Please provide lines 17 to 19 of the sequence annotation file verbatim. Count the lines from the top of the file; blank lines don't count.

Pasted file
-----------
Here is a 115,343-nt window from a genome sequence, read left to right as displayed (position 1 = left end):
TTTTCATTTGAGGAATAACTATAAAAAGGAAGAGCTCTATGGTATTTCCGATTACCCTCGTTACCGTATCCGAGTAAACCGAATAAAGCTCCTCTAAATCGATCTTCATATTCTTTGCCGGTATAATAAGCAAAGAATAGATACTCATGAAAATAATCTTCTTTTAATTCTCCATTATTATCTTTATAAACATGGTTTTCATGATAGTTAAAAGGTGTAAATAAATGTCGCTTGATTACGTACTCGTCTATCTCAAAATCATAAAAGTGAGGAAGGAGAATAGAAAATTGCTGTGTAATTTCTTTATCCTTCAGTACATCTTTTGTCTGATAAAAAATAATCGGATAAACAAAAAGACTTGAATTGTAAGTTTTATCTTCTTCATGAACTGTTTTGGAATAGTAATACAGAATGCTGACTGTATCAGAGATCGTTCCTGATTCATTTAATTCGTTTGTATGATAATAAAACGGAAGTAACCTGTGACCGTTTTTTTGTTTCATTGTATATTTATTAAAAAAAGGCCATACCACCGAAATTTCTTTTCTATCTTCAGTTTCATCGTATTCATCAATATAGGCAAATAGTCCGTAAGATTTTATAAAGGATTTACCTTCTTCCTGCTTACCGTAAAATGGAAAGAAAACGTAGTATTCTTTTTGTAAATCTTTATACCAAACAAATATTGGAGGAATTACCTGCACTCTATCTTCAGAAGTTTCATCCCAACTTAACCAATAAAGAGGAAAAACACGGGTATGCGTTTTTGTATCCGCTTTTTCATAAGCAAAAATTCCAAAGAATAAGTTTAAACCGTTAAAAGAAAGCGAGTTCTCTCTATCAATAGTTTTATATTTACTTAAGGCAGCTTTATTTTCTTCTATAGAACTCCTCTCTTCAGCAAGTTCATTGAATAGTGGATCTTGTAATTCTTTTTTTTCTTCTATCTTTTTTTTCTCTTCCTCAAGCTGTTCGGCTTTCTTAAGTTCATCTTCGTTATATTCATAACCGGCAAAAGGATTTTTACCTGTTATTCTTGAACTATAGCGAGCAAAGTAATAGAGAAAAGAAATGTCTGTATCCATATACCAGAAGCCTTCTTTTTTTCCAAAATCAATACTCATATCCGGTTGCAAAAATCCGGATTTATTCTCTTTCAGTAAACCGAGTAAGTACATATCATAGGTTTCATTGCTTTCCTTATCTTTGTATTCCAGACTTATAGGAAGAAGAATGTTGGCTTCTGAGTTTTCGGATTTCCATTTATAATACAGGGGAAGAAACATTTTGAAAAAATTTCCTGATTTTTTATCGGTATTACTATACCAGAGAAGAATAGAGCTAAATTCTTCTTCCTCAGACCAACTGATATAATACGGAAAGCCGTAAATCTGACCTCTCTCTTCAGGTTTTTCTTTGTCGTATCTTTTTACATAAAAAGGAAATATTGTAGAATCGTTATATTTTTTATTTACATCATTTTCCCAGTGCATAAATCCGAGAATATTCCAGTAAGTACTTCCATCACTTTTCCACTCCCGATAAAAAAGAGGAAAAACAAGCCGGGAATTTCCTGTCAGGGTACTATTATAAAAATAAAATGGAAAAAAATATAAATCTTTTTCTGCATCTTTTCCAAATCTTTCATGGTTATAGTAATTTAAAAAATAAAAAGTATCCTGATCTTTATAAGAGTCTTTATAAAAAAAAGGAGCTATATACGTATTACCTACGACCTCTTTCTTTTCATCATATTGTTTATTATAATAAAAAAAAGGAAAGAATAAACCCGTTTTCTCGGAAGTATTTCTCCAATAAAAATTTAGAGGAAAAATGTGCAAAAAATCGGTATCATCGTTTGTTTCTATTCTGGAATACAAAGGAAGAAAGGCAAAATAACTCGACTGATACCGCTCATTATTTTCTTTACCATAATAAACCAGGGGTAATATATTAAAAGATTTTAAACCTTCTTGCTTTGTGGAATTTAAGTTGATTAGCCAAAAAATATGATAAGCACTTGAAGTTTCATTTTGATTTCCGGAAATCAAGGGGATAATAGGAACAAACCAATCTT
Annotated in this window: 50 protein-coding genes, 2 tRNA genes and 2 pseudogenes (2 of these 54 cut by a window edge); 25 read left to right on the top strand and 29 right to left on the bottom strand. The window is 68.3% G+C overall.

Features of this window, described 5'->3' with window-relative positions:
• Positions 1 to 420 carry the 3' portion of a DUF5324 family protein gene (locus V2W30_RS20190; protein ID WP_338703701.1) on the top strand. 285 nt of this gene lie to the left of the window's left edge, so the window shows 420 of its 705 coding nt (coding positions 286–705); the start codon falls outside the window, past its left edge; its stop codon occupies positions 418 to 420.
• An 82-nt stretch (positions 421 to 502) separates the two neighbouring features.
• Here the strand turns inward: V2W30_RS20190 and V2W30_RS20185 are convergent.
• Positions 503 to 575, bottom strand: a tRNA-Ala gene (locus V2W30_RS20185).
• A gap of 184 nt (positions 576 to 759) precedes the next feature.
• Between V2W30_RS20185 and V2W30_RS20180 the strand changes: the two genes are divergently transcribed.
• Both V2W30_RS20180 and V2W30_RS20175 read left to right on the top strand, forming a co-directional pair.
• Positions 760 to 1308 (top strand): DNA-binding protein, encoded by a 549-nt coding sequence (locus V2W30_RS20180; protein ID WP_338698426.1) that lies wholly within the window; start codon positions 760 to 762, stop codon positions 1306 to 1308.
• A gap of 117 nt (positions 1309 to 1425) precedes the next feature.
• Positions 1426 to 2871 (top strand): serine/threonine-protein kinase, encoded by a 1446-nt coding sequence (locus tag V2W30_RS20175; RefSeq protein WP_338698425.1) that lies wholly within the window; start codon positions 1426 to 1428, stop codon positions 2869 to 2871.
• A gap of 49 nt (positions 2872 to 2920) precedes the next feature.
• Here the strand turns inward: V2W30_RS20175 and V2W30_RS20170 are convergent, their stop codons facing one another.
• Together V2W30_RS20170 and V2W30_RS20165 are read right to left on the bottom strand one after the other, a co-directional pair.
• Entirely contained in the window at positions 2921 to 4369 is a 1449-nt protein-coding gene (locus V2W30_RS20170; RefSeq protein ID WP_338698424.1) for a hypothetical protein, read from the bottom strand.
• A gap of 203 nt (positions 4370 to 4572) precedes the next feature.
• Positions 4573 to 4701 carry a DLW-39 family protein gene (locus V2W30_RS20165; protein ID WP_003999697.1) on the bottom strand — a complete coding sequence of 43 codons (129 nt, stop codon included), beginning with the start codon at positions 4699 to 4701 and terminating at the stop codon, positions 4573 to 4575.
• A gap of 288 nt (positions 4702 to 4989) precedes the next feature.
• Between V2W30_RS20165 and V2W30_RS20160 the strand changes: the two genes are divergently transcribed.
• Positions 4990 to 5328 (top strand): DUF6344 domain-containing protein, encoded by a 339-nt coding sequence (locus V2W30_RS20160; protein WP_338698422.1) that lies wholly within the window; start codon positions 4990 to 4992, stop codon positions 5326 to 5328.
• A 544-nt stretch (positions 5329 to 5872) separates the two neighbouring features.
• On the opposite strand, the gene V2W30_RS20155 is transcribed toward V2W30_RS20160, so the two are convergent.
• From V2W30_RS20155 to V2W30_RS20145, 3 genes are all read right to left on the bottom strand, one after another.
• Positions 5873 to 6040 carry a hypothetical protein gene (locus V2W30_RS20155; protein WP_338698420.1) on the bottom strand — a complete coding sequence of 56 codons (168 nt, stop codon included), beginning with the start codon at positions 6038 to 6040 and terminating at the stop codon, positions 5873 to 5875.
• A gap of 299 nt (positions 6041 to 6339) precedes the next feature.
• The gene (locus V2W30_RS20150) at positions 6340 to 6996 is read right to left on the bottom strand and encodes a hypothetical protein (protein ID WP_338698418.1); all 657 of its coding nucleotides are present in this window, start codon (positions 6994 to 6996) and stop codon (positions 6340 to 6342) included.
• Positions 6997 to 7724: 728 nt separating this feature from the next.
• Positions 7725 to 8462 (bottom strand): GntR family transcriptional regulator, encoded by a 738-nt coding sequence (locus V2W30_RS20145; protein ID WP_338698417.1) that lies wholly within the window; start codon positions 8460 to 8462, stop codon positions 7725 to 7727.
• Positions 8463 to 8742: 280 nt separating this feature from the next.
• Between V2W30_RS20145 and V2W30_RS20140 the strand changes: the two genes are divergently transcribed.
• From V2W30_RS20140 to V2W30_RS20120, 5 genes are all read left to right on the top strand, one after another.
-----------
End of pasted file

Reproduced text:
• Together V2W30_RS20170 and V2W30_RS20165 are read right to left on the bottom strand one after the other, a co-directional pair.
• Entirely contained in the window at positions 2921 to 4369 is a 1449-nt protein-coding gene (locus V2W30_RS20170; RefSeq protein ID WP_338698424.1) for a hypothetical protein, read from the bottom strand.
• A gap of 203 nt (positions 4370 to 4572) precedes the next feature.